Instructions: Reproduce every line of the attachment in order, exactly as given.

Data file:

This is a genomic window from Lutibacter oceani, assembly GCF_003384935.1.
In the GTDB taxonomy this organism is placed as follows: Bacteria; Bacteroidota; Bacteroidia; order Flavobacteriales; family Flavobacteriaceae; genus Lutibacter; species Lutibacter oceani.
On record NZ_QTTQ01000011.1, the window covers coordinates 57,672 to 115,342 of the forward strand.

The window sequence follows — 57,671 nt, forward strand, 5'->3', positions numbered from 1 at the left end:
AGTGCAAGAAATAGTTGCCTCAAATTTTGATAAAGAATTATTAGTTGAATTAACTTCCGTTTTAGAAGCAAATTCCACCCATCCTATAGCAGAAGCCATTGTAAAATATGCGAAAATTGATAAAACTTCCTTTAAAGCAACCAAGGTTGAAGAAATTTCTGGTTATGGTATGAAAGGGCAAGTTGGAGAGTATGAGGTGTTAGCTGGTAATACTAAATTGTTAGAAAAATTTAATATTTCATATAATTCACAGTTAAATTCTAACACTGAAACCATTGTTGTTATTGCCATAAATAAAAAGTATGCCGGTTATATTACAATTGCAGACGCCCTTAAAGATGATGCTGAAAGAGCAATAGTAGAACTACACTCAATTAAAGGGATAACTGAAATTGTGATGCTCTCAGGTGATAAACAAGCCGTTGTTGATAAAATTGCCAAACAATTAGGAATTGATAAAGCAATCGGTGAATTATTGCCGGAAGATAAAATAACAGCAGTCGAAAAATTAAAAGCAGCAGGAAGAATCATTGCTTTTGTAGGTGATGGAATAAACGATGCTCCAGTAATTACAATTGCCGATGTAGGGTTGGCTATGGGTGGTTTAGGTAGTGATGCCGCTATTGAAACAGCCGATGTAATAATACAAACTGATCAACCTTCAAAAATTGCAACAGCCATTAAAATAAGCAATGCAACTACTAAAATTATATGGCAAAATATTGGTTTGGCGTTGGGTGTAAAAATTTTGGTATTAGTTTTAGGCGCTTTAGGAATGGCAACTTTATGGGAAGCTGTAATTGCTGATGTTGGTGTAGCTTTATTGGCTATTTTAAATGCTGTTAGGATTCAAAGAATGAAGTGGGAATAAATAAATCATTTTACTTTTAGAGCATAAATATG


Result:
This is a genomic window from Lutibacter oceani, assembly GCF_003384935.1.
In the GTDB taxonomy this organism is placed as follows: Bacteria; Bacteroidota; Bacteroidia; order Flavobacteriales; family Flavobacteriaceae; genus Lutibacter; species Lutibacter oceani.
On record NZ_QTTQ01000011.1, the window covers coordinates 57,672 to 115,342 of the forward strand.

The window sequence follows — 57,671 nt, forward strand, 5'->3', positions numbered from 1 at the left end:
AGTGCAAGAAATAGTTGCCTCAAATTTTGATAAAGAATTATTAGTTGAATTAACTTCCGTTTTAGAAGCAAATTCCACCCATCCTATAGCAGAAGCCATTGTAAAATATGCGAAAATTGATAAAACTTCCTTTAAAGCAACCAAGGTTGAAGAAATTTCTGGTTATGGTATGAAAGGGCAAGTTGGAGAGTATGAGGTGTTAGCTGGTAATACTAAATTGTTAGAAAAATTTAATATTTCATATAATTCACAGTTAAATTCTAACACTGAAACCATTGTTGTTATTGCCATAAATAAAAAGTATGCCGGTTATATTACAATTGCAGACGCCCTTAAAGATGATGCTGAAAGAGCAATAGTAGAACTACACTCAATTAAAGGGATAACTGAAATTGTGATGCTCTCAGGTGATAAACAAGCCGTTGTTGATAAAATTGCCAAACAATTAGGAATTGATAAAGCAATCGGTGAATTATTGCCGGAAGATAAAATAACAGCAGTCGAAAAATTAAAAGCAGCAGGAAGAATCATTGCTTTTGTAGGTGATGGAATAAACGATGCTCCAGTAATTACAATTGCCGATGTAGGGTTGGCTATGGGTGGTTTAGGTAGTGATGCCGCTATTGAAACAGCCGATGTAATAATACAAACTGATCAACCTTCAAAAATTGCAACAGCCATTAAAATAAGCAATGCAACTACTAAAATTATATGGCAAAATATTGGTTTGGCGTTGGGTGTAAAAATTTTGGTATTAGTTTTAGGCGCTTTAGGAATGGCAACTTTATGGGAAGCTGTAATTGCTGATGTTGGTGTAGCTTTATTGGCTATTTTAAATGCTGTTAGGATTCAAAGAATGAAGTGGGAATAAATAAATCATTTTACTTTTAGAGCATAAATATG